Texas outbreak of West Nile virus prompts aerial spraying

August 17, 2012

Aircraft have begun spraying pesticide over parts of Dallas, Texas to combat an outbreak of mosquito-borne West Nile Virus blamed for 17 deaths this year, authorities said Friday.

The Texas Department of State Health Services said the aircraft covered 52,000 acres of Dallas County on Thursday night, opening a new front to stop the spread of .

"Aerial spraying is a safe and very effective tool, but it doesn't take the place of the basic precautions," said David Lakey, the head of the health department.

"We are urging people to continue using every time they go outside."

Four more aircraft were to resume spraying later Friday, and residents were cautioned to avoid going outdoors, keep pets inside, cover ornamental fishponds and rinse off homegrown fruits and vegetables.

Throughout the state 465 people have been sickened since the start of the year, putting it on track to have the most cases since the disease first emerged a decade ago, the department said.

The county incorporating Dallas, the ninth-largest city in the United States, has been the hardest hit, prompting the mayor to declare a local state of disaster on Wednesday.

"The city of Dallas is experiencing a widespread outbreak of mosquito-borne West Nile that has caused, and appears likely to continue to cause, widespread and severe illness and loss of life," Mayor Michael Rawlings said.

The virus has claimed ten lives in the county so far, local and state health authorities said.

First discovered in Uganda in 1937, the virus is carried by birds and spread to humans by .

Severe symptoms of the virus include high fever, vision loss and paralysis, while milder symptoms range from headaches to skin rashes.

At least 693 cases -- both confirmed and probable -- of the virus have been reported in the United States this year, including 26 deaths, according to the .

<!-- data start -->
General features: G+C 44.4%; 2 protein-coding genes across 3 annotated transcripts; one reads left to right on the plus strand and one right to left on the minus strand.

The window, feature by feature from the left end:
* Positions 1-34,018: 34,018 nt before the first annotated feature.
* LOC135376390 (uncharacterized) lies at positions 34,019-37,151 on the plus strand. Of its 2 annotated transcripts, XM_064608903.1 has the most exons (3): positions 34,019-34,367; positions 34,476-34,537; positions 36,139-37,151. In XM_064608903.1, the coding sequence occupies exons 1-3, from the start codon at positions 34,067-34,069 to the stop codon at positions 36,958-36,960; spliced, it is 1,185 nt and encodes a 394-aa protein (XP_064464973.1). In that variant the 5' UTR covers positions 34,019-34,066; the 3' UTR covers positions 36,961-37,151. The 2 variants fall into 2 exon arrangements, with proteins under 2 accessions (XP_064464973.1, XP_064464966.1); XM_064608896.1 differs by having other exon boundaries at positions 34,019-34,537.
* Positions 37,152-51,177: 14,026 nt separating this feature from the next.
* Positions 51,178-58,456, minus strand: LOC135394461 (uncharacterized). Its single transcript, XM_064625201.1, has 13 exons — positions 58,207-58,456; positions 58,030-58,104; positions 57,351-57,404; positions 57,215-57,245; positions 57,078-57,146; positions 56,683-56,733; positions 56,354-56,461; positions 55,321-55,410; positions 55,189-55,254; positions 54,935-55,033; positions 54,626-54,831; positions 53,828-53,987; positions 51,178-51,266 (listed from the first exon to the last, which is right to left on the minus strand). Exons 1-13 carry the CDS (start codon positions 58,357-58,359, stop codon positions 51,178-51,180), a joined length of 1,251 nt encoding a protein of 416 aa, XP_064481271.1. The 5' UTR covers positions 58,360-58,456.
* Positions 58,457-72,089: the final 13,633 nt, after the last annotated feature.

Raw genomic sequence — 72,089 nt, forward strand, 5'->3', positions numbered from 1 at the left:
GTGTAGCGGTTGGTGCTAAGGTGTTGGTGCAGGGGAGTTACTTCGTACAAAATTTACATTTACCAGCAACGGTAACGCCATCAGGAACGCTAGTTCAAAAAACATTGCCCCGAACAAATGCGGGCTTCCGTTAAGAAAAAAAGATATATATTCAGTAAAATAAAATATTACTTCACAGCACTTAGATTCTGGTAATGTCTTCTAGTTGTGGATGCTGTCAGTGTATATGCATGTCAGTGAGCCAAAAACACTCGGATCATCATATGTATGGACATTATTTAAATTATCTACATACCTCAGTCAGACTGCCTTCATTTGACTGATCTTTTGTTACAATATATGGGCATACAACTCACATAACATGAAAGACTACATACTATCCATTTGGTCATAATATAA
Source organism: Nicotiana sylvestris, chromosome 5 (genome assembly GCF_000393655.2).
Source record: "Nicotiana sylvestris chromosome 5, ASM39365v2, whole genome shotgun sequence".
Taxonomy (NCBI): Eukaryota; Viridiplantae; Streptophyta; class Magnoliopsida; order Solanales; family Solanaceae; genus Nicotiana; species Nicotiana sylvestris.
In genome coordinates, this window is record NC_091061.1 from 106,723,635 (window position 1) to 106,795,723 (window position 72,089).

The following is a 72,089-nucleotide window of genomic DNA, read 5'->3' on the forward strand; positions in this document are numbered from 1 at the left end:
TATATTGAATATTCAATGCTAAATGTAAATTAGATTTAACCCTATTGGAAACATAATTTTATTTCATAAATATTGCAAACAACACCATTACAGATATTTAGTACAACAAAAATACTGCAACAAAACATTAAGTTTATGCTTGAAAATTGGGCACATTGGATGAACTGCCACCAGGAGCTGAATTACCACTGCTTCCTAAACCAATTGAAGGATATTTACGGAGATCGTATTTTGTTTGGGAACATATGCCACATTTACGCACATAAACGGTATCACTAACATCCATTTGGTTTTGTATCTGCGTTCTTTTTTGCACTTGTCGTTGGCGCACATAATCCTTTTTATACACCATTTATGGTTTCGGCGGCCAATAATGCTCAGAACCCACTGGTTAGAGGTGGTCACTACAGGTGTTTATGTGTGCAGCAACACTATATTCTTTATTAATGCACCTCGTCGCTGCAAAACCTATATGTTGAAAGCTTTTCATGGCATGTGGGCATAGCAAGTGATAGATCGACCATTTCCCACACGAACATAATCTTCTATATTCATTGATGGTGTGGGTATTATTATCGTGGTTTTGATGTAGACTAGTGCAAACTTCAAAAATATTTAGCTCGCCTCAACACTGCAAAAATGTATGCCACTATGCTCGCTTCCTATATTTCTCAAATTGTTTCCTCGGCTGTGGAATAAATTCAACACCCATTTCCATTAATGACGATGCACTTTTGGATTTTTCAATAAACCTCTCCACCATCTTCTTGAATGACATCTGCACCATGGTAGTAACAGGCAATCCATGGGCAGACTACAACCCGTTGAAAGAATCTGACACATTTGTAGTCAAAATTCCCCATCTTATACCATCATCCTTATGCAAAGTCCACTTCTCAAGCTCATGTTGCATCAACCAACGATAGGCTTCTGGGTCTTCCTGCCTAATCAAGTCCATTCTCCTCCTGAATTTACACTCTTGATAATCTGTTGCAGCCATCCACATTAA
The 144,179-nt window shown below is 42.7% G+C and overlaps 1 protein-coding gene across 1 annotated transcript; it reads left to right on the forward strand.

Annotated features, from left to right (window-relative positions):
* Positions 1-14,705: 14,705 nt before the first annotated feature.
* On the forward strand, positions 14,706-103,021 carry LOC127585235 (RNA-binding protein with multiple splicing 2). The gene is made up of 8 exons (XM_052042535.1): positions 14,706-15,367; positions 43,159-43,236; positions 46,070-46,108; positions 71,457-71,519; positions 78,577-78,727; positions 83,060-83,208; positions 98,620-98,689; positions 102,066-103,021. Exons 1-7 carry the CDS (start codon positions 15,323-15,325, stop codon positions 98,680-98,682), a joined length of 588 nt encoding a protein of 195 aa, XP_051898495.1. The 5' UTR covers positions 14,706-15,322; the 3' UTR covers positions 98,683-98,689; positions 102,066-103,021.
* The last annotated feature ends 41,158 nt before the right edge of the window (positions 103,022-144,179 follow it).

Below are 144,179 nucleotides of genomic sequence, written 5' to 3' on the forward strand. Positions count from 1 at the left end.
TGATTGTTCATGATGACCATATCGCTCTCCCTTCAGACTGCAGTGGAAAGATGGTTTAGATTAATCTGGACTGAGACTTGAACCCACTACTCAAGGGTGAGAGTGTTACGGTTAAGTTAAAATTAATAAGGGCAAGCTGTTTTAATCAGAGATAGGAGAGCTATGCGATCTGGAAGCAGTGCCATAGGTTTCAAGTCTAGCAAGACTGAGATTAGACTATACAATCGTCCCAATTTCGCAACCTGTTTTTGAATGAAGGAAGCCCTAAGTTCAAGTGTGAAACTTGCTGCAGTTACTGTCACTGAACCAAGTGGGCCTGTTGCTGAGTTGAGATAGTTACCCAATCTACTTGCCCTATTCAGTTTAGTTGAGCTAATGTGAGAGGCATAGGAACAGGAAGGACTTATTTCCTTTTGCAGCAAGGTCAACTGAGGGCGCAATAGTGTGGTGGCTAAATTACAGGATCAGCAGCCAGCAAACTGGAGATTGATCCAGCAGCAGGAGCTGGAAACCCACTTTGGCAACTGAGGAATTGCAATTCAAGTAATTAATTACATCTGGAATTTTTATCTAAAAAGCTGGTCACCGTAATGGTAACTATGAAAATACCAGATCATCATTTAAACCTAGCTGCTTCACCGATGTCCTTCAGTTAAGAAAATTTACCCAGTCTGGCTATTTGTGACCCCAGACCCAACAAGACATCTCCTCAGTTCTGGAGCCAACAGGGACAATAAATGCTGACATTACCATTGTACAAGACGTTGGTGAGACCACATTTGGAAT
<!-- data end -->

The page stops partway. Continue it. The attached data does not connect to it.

Texas tops the list in both total cases and fatalities.

Explore further: Mosquito sample with West Nile virus found in Oakley, Calif.

Related Stories

Dallas-fort worth brace for West Nile spraying

August 14, 2012

(HealthDay) -- The Dallas-Fort Worth metropolitan area -- the epicenter of the nation's worst outbreak of West Nile virus this year -- could see aerial spraying of insecticides as early as Thursday night to help control the ...

US city declares West Nile outbreak emergency

August 16, 2012

(AP) — Ten deaths and more than 200 cases of the West Nile virus in northern Texas have become the worst U.S. outbreak this year, leading the Dallas mayor to order the city's first aerial spraying of insecticide in more ...

To fight West Nile, Dallas launches aerial defense

August 17, 2012

(AP) — Dallas County launched an aerial assault on the mosquito population for the first time in 45 years Thursday to combat the nation's worst outbreak of West Nile virus, which has killed 10 people and sickened at ...

Recommended for you

Monkeys in Asia harbor virus from humans, other species

November 19, 2015

When it comes to spreading viruses, bats are thought to be among the worst. Now a new study of nearly 900 nonhuman primates in Bangladesh and Cambodia shows that macaques harbor more diverse astroviruses, which can cause ...

One-step test for hepatitis C virus infection developed

November 14, 2015

UC Irvine Health researchers have developed a cost-effective one-step test that screens, detects and confirms hepatitis C virus (HCV) infections. Dr. Ke-Qin Hu, director of hepatology services, will present findings at the ...

Computer model reveals deadly route of Ebola outbreak

November 10, 2015

Using a novel statistical model, a research team led by Columbia University's Mailman School of Public Health mapped the spread of the 2014-2015 Ebola outbreak in Sierra Leone, providing the most detailed picture to date ...


Please sign in to add a comment. Registration is free, and takes less than a minute. Read more

Click here to reset your password.
Sign in to get notified via email when new comments are made.